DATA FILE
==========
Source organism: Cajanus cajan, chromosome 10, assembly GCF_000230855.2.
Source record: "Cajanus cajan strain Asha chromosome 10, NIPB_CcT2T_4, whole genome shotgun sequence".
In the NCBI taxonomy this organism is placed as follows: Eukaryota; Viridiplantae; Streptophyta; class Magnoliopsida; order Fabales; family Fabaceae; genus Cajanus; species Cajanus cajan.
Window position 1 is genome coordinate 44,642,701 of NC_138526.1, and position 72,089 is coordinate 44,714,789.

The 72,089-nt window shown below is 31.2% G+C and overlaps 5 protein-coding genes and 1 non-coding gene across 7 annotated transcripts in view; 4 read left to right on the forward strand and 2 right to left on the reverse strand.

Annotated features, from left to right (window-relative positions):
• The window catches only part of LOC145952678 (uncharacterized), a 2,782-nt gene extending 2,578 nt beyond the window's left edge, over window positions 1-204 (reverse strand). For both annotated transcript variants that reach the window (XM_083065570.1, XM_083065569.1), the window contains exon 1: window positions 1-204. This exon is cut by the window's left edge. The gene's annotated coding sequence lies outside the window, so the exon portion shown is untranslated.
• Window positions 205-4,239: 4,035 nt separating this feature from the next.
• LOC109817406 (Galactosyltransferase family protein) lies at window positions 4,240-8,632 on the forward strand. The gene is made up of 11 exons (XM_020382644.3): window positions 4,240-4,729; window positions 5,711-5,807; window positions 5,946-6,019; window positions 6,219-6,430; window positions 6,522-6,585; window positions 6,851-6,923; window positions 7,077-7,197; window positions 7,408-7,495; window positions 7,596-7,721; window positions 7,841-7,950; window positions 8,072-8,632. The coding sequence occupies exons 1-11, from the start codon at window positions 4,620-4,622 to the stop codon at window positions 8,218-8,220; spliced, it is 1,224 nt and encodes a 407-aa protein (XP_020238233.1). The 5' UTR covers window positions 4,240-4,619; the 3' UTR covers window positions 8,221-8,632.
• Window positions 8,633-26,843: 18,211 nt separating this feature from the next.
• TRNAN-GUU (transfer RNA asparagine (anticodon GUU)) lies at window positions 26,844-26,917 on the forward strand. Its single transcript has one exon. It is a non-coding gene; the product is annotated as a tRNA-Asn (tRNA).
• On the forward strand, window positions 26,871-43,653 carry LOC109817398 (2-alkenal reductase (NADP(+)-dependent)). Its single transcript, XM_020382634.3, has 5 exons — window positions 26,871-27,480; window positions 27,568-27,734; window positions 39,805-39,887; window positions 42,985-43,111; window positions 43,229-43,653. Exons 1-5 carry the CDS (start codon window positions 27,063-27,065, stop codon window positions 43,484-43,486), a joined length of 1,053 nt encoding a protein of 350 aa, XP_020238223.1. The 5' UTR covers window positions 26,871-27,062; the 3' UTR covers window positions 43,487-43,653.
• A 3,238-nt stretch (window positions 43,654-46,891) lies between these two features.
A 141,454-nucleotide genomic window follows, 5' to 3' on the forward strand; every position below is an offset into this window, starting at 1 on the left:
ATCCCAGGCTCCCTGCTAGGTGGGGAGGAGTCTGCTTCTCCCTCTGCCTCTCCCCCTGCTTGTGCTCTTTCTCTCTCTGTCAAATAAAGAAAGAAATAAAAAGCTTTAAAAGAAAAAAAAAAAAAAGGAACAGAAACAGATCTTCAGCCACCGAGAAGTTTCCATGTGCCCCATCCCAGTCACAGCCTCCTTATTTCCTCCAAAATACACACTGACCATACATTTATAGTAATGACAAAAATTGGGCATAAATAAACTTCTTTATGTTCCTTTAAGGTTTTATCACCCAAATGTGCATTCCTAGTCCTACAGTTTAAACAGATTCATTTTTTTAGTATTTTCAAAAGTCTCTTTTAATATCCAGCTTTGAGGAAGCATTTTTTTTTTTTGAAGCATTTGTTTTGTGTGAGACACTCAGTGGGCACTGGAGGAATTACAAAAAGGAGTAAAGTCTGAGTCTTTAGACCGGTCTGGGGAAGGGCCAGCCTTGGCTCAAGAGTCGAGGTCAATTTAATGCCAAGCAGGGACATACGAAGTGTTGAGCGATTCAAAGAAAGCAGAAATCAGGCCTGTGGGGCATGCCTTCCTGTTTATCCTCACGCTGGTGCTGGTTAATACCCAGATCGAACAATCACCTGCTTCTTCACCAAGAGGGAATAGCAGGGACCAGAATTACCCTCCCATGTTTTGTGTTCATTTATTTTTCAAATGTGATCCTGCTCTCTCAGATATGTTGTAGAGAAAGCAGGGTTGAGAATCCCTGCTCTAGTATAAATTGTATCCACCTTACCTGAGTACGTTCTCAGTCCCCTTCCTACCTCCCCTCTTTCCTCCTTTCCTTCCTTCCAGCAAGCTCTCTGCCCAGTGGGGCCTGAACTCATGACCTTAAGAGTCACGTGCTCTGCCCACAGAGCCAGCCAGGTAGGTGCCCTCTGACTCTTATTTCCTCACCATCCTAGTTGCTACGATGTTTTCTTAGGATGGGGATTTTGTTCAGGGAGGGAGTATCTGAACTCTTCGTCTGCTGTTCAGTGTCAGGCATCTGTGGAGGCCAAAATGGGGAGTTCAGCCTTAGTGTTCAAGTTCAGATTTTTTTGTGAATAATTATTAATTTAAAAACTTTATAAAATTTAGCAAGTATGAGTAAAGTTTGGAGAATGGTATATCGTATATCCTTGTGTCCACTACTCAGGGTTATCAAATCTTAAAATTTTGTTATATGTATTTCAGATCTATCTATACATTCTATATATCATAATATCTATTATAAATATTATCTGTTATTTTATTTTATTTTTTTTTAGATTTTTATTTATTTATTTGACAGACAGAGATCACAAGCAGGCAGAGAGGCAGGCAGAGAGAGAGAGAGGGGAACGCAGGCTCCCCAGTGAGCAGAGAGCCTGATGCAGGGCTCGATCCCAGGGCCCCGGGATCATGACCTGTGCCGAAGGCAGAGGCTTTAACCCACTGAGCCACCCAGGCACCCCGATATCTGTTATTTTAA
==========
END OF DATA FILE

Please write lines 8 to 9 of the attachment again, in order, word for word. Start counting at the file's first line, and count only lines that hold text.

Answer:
• Window positions 205-4,239: 4,035 nt separating this feature from the next.
• LOC109817406 (Galactosyltransferase family protein) lies at window positions 4,240-8,632 on the forward strand. The gene is made up of 11 exons (XM_020382644.3): window positions 4,240-4,729; window positions 5,711-5,807; window positions 5,946-6,019; window positions 6,219-6,430; window positions 6,522-6,585; window positions 6,851-6,923; window positions 7,077-7,197; window positions 7,408-7,495; window positions 7,596-7,721; window positions 7,841-7,950; window positions 8,072-8,632. The coding sequence occupies exons 1-11, from the start codon at window positions 4,620-4,622 to the stop codon at window positions 8,218-8,220; spliced, it is 1,224 nt and encodes a 407-aa protein (XP_020238233.1). The 5' UTR covers window positions 4,240-4,619; the 3' UTR covers window positions 8,221-8,632.